The search and seizure at the Llaguno home was over with when the police left a few hours after arriving. The 42-hour police detention of David Llaguno which ensued raised separate issues to which we now turn. If, as we believe the jury could reasonably have found in an error-free trial, the police were lawfully in the Llaguno house when they asked David to whom he had lent his car, then whether he refused to answer their question, as the police say, or answered with the name of his brother's accomplice, as he says, the police (whether or not they knew that Garcia, the name David says he gave them, was the name of the accomplice - a matter on which the record is unclear) had grounds for arresting him on suspicion that he was an accomplice in the crimes they were investigating. He had already acknowledged that the car used in the crimes was his. The discrepancy between the registration in Vilma Llaguno's name and David Llaguno's claim of ownership was not explored at trial; but the police were not required to ignore David's claim of ownership just because the license-plate check had shown that the car was registered to someone else, though with the same last name. Cf. United States ex rel. Kirby v. Sturges, 510 F.2d 397, 401 (7th Cir. 1975); 1 LaFave & Israel, supra, § 3.3, at pp. 211-12.

"(A) policeman's on-the-scene assessment of probable cause provides legal justification for arresting a person suspected of crime, and for a brief period of detention to take the administrative steps incident to arrest. Once the suspect is in custody, however, the reasons that justify dispensing with the magistrate's neutral judgment evaporate." Gerstein v. Pugh, 420 U.S. 103, 113-14, 43 L. Ed. 2d 54, 95 S. Ct. 854 (1975). Although these words could be read to require that the arrested person be brought before a magistrate immediately upon arrival at the station house, instead they have been interpreted, consistently with language in the opinion contrasting "brief detention" after arrest, which is permitted, with "prolonged" or "extended" detention, which is not, see 420 U.S. at 114, to allow some interval for booking the arrested person and completing other paperwork before presenting him to the magistrate. See, e.g., Bernard v. City of Palo Alto, 699 F.2d 1023, 1024-25 (9th Cir. 1983) (per curiam).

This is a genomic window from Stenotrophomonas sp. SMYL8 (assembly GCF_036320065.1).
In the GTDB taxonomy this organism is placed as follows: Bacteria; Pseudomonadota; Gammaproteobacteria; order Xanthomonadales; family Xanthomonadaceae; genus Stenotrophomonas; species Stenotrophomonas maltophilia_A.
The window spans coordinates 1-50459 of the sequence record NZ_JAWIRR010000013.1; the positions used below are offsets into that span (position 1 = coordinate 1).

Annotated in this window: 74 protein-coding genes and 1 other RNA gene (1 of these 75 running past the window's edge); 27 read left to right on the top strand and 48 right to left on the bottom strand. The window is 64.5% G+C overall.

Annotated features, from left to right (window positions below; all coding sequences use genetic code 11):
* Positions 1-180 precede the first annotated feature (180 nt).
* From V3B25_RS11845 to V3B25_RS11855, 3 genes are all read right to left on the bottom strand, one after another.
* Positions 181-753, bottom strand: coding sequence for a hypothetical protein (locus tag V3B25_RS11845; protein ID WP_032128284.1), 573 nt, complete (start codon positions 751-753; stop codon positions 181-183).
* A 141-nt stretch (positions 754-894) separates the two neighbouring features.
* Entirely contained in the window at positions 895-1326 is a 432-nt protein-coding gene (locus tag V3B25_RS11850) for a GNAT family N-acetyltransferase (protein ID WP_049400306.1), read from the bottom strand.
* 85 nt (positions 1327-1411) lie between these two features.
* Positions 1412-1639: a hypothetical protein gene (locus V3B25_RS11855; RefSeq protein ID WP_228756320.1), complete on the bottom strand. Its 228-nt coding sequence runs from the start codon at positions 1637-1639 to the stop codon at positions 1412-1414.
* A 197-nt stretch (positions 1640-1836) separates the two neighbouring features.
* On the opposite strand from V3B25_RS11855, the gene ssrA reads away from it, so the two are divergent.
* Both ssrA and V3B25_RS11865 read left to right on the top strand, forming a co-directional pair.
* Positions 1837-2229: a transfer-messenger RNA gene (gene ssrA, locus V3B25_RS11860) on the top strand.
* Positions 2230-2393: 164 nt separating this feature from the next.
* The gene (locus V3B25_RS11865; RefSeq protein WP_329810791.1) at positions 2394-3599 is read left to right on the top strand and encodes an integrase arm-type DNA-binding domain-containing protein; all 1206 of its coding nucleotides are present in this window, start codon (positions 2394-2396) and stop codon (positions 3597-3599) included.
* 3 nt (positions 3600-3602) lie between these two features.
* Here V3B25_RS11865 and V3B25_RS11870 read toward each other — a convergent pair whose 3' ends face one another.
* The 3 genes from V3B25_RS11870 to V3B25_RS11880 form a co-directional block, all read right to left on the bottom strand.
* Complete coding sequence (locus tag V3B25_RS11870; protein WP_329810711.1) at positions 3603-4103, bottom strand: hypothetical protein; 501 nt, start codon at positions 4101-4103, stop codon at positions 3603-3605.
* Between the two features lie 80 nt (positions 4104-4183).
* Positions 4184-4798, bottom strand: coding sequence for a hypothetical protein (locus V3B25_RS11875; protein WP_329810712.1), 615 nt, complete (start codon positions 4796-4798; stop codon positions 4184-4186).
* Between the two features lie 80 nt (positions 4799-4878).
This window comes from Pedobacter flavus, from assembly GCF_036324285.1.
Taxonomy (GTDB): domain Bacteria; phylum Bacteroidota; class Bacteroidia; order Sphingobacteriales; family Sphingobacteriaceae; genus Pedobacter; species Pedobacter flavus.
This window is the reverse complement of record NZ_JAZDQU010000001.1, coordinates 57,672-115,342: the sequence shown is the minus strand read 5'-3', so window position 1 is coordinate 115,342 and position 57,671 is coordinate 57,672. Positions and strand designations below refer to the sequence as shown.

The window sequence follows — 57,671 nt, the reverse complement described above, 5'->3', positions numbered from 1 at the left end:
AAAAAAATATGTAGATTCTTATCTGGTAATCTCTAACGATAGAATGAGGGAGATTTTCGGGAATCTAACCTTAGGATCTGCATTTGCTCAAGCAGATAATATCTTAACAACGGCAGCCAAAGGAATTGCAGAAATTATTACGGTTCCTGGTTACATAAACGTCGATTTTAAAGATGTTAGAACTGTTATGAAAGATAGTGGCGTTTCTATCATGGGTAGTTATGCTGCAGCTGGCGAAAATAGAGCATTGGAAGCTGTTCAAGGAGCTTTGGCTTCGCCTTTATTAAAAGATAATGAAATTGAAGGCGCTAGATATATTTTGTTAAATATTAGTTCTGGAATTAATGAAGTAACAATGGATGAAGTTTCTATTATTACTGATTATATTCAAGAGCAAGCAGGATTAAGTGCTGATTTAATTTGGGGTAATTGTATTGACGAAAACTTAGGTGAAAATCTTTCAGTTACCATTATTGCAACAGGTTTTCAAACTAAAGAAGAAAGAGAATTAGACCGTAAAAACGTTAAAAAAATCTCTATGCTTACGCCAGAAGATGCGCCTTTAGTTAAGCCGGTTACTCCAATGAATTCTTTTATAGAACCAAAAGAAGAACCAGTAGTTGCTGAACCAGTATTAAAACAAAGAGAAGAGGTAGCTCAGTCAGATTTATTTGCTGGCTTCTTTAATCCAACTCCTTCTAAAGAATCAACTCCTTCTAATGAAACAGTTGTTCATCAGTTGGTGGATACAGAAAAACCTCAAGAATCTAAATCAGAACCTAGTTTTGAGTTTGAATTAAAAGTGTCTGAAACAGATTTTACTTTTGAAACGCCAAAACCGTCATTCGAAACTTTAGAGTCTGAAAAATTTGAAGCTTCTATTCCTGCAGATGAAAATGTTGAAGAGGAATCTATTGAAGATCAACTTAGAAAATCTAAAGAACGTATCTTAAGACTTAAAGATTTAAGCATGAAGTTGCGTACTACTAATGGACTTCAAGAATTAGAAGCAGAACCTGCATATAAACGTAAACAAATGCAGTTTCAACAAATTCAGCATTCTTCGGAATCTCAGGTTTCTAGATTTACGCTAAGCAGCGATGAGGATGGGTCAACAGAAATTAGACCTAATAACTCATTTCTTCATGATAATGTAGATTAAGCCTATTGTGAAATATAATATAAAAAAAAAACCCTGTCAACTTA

It did not require 42 hours to book David Llaguno and complete other paperwork necessary for bringing him before the magistrate to determine whether there was probable cause to hold him. Magistrates were available throughout the period, and assistant state's attorneys twice told the police that there was insufficient evidence to place charges against David. The only reason for delay in bringing him before a magistrate was that the police hoped to build a case against David while he was in jail, and this is not a permissible reason for jailing someone indefinitely. It would inject an element alien to our system - imprisonment on suspicion, while the police look for evidence to confirm their suspicion. Of course the delay here was not indefinite, but it was almost two days; and with no better reason offered than that the police were still investigating David's possible involvement in the crimes of his brother, it was too long.

David Llaguno was thus entitled to a directed verdict that the defendants were liable for his being held in jail - at least beyond the brief period that would have been necessary to book him and bring him before a magistrate. The qualification is necessary to take care of the possibility that the police were lawfully in the house when they questioned David, so that his arrest, at least, was lawful. As we are about to see, the issue of the lawfulness of the entry will have to be retried. If the entry is found to have been unlawful, the issue may arise whether the police can use information obtained as a result of the entry - the fruit of unlawful conduct - to justify the arrest of David in this suit. The question would not be whether such information had to be excluded from evidence, as it would be in a criminal trial of David, see Wong Sun v. United States, 371 U.S. 471, 9 L. Ed. 2d 441, 83 S. Ct. 407 (1963). The applicability of the exclusionary rule in civil proceedings is a controversial issue, see, e.g., Immigration and Naturalization Service v. Lopez-Mendoza, 468 U.S. 1032, 104 S. Ct. 3479, 3485-90, 82 L. Ed. 2d 778 (1984); Tirado v. Commissioner of Internal Revenue, 689 F.2d 307, 309-15 (2d Cir. 1982), unnecessary to resolve here. The exclusionary rule does not come into play until a search is found to have been illegal; the rule provides a sanction for an illegal search. The question here would be whether the arrest of David was legal because of what he told the police, even though they were able to question ...